Psystar's marketing materials compare the Open Computer to Apple's Mac mini. Both systems require you to supply your own display, keyboard, and mouse - not to mention that the mini represents the least expensive Mac offered by Apple.

We decided to include the the 2GHz Core 2 Duo mini in our tests, with the caveat that Psystar's Open Computer boasts a faster processor, ships with more RAM and sports a larger hard drive. It also provides more peripheral ports and expansion options than does the mini. Of course, the mini offers a few things the Psystar Open Computer does not, namely Apple tech support and support for OS updates.

We also included the recently updated entry-level iMac - a 2.4GHz all-in-one system that runs on Intel's latest Penryn chips. Along with these Mac systems, we included an unauthorised Mac clone.

Overall, the Psystar Open Computer's performance was somewhere between the Mac mini and the low-end 20in, 2.4GHz core 2 Duo 20 iMac. Speedmark 5 results show the Psystar Open Computer to be 28 percent faster than the high-end Mac mini and 8 percent slower than the low-end iMac.

The Psystar Open Computer's individual test results also fell between those two systems in most cases, though the speedy Hitachi Deskstar drive helped the Psystar machine out-perform the iMac in Photoshop, file duplication, and Zip archive expansion. In terms of game performance, with the Psystar Open Computer's 512MB nVidia GeForce 8600 GT card installed, that machine outperformed the iMac and its 128MB ATI HD Radeon 2400 XT graphics card in our Quake 4 tests. The iMac prevailed in our older Unreal Tournament testing, however. It's no surprise that the Mac mini, which features graphics that shares memory with the system RAM, wasn't even a contender in our gaming tests.

The Psystar Open Computer ships with Intel's integrated graphics, but we ran into problems trying to test it. First off, the Open Computer's built-in graphics card doesn't offer a DVI port; it's analoge-only, so we had to dig out one of those cables. Secondly, the games wouldn't even run on the Psystar Open Computer when using the integrated graphics. In this mode, the system showed that the display had a fixed resolution of 1,024x768 pixels and that no kernel extension was loaded. A call to Psystar's tech support was enlightening. The Psystar representative said that the way the system is configured when shipped is the only configuration that is supported; he couldn't tell me how to get the Intel integrated graphics to work properly except to say that it was very complicated. We'll continue to look into this, with an eye toward providing results for the Open Computer featuring the default integrated graphics.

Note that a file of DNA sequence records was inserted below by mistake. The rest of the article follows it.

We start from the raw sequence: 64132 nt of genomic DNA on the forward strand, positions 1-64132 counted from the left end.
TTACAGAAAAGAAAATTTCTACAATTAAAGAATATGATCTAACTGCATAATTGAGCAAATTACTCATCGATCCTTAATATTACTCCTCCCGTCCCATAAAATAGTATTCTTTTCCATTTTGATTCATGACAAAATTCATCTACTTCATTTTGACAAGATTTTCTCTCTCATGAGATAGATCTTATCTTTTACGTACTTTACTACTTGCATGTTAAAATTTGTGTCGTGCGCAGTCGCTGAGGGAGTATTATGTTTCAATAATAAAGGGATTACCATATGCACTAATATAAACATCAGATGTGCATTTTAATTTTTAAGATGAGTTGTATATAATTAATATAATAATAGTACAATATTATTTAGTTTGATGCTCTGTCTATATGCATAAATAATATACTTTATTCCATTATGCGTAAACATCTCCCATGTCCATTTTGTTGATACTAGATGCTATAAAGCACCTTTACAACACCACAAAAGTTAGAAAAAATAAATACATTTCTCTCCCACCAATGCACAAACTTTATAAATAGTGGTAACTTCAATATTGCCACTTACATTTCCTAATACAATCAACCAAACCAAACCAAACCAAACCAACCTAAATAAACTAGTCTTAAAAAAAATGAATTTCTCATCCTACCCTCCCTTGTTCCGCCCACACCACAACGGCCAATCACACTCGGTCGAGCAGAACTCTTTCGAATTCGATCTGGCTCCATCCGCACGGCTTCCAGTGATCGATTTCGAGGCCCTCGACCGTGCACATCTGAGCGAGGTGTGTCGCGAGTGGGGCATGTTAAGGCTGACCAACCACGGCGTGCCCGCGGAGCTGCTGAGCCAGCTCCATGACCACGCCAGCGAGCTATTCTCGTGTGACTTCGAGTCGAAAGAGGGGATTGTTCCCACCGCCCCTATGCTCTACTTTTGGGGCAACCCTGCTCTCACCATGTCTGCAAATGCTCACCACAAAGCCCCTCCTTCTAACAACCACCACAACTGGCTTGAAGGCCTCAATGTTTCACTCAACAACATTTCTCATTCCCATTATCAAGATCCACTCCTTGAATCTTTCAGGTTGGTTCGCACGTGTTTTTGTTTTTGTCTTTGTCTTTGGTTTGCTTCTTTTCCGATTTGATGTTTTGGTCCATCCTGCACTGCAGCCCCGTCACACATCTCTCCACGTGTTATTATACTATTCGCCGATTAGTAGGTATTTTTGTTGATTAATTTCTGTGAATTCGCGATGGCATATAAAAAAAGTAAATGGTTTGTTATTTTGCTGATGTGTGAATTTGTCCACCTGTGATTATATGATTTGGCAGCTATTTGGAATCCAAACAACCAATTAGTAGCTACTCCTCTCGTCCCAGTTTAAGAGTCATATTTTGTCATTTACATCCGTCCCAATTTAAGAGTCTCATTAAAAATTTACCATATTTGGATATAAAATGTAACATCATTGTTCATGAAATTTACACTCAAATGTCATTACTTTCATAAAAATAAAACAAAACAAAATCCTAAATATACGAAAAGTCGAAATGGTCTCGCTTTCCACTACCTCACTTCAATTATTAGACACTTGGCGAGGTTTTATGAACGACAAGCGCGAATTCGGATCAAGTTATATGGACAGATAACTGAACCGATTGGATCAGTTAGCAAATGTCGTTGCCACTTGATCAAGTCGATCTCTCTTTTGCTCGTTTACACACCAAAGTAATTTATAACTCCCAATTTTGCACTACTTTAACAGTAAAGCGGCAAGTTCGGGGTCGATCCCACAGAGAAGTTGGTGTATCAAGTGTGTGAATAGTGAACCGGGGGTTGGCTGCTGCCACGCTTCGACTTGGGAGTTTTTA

Comparing this non-Apple Mac to our own home-built machine, the Psystar Open Computer turned in a score 4 percent slower than the 'Frankenmac' in Speedmark 5. Of course, the Frankenmac's 2.4GHz Core 2 Quad features twice the number of processing cores, so it's no surprise that it performed much better in Compressor and Cinema 4D tests.

But with its crowded internal hard drive, the Frankenmac lagged behind the Psystar Open Computer in more disk-intensive tests, such as file duplication, archiving and even Photoshop. The Frankenmac's nVidia GeForce 8800GT graphics card with 512MB of video memory scored about 18.5 percent higher in terms of frame rates in our Quake 4 test and 25 percent higher in Unreal Tournament than the Psystar Open Computer.

Psystar Open Computer: Specs

  • 2.2GHz Intel Core 2 Duo prcoessor
  • Mac OS X
  • 2GB 667MHz RAM
  • 250GB SATA hard drive
  • integrated Intel graphics
  • Gigabit Ethernet
  • DVD-/+RW
  • 2.2GHz Intel Core 2 Duo prcoessor
  • Mac OS X
  • 2GB 667MHz RAM
  • 250GB SATA hard drive
  • integrated Intel graphics
  • Gigabit Ethernet
  • DVD-/+RW

OUR VERDICT

This discussion of raw numbers ignores the elephant sitting in on any talk about Psystar's Open Computer - is it ethical to consider the machine an option, considering that it calls on the user to ignore Apple's licensing agreement for OS X? The feedback that Macworld has received from its readers suggests that there's strong feeling about this issue. Macworld maintains that measuring the performance of Psystar's offering is a necessary exercise, although it plans to follow up its report with a discussion of the very valid concerns surrounding the Psystar Open Computer.